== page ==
This year hasn't been a good one for the Florida manatee.
According to state wildlife statistics, there have been more manatee deaths so far this year than all of last year.
A total of 540 manatees have died through Aug. 12, compared to 538 in 2017. Experts blame a cold snap at the beginning of the year and the toxic red tide algae in the Gulf of Mexico for the fatalities.
"We expect the red tide related manatee death toll to rise," said Jeff Ruch, executive director for Public Employees for Environmental Responsibility, a D.C.-based nonprofit. "We suspect there are a number of carcasses that have not been reported yet."
Statistics from the Florida Fish and Wildlife Conservation Commission say that red tide is to blame for at least 97 manatee deaths. Red tide is a natural occurrence that happens due to the presence of nutrients in the water and an organism called a dinoflagellate.
The toxic algae bloom has overrun Florida's southern Gulf Coast this summer, devastating sea life and driving people from the water. Over the weekend, television newscasts warned viewers before they showed graphic video of dead manatees in the water.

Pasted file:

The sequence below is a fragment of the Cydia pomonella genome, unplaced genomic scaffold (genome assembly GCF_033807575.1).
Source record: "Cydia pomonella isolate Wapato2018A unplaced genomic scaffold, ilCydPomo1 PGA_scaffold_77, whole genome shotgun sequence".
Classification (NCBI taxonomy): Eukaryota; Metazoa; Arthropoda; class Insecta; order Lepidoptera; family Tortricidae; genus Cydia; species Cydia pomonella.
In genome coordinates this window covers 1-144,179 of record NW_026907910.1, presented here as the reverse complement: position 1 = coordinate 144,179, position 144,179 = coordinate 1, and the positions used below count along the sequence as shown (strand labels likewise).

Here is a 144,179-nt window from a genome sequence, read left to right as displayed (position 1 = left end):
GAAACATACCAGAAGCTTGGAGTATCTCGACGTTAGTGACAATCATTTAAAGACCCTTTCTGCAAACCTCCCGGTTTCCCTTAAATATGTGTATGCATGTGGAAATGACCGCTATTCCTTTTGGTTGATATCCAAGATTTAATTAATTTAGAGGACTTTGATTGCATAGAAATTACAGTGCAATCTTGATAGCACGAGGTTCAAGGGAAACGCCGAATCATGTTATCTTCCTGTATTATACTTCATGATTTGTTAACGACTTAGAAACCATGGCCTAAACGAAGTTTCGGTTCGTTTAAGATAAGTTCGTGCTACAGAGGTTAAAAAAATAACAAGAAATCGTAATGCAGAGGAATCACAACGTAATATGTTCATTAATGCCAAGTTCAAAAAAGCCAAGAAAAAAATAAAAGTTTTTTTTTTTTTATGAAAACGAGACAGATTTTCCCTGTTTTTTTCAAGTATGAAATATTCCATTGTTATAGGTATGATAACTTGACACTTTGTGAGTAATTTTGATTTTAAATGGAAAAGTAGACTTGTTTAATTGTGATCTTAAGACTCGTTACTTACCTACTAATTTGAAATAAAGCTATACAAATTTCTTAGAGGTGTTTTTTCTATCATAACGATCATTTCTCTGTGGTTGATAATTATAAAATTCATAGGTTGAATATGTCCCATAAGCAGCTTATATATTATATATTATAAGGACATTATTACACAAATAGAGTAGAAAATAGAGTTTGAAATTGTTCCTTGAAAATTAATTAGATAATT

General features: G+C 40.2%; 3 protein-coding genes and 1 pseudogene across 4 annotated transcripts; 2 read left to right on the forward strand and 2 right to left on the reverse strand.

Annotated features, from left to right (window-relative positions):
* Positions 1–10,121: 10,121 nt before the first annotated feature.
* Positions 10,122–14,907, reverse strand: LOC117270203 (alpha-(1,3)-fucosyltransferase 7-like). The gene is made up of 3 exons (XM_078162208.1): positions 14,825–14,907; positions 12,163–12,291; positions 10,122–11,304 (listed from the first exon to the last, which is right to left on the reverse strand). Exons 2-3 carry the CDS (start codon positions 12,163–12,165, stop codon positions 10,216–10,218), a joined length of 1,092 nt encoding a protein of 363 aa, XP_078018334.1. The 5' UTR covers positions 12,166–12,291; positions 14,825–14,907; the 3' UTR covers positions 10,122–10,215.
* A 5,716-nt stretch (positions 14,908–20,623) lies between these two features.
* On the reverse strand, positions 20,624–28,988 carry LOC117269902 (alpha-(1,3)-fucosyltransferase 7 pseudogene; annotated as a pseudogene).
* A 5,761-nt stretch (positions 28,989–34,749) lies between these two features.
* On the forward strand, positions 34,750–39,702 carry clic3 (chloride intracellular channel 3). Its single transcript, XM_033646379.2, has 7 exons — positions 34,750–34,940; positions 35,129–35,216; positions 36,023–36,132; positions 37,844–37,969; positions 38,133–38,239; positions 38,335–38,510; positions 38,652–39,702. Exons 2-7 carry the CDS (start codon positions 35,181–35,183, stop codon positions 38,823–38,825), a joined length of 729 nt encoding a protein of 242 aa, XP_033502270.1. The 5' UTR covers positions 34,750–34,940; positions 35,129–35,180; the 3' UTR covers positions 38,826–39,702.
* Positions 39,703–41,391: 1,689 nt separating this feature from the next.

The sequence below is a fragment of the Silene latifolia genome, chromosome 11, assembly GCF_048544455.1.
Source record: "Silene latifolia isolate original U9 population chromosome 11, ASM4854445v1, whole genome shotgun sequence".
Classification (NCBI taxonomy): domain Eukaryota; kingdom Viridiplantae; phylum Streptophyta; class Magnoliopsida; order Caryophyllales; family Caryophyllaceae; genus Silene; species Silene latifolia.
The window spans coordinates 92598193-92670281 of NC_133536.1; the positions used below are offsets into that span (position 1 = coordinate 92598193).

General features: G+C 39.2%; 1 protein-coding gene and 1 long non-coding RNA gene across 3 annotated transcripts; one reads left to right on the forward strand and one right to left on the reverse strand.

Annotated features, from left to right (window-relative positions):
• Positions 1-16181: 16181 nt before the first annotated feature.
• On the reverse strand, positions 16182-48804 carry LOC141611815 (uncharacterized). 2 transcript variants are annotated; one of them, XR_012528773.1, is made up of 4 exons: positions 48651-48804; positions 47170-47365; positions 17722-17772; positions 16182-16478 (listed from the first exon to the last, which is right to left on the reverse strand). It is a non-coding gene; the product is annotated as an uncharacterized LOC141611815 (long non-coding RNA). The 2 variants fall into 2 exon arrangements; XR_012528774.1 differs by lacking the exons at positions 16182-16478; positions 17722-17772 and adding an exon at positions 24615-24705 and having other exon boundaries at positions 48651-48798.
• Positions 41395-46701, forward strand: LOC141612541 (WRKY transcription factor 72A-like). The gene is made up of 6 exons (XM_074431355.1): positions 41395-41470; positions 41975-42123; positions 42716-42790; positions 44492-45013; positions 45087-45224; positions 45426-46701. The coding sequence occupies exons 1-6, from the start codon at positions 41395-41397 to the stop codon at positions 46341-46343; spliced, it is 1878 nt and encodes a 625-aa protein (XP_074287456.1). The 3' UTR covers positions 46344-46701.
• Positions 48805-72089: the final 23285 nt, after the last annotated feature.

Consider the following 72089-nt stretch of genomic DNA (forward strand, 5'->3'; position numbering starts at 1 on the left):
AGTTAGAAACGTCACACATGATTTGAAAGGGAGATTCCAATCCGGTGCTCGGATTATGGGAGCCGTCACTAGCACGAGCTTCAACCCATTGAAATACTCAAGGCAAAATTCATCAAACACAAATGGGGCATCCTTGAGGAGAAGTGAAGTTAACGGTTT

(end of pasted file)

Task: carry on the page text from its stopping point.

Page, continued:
In Lee County alone, authorities have removed 2.7 tons of dead fish from the beaches.
While manatees don't eat fish — they are herbivores that eat sea grass, among other greenery — they are affected by the red tide in various ways.
They get a triple whammy because they get a toxin through their skin, inhale the toxin when they breathe, and they eat the plants that have the toxic algae on them, said Marilyn Levy Odea, a conservationist and Florida master naturalist who volunteers at a science center in Lee County, along Florida's southwest coast.
She points out that they're also slow-moving creatures and may not be as quick as other sea creatures to avoid the swath of red tide that's hugging the coastline.
Experts say it's likely that 2018 will rival 2013, when 723 manatees died.
"For many years, the leading causes of manatee deaths was collisions with boats," said Ruch. This year, only 79 manatees have died due to boat injuries.
There are approximately 6,000 manatees in the waters off Florida, so losing ten percent of the population is alarming.
The manatee is native to Florida and is considered a threatened species. The rotund, slate-gray manatee is beloved in Florida.
Their likeness can be found on a specialty license plate, as stuffed animals in tourist traps, and, inexplicably, in a Jimmy Buffett song about aging.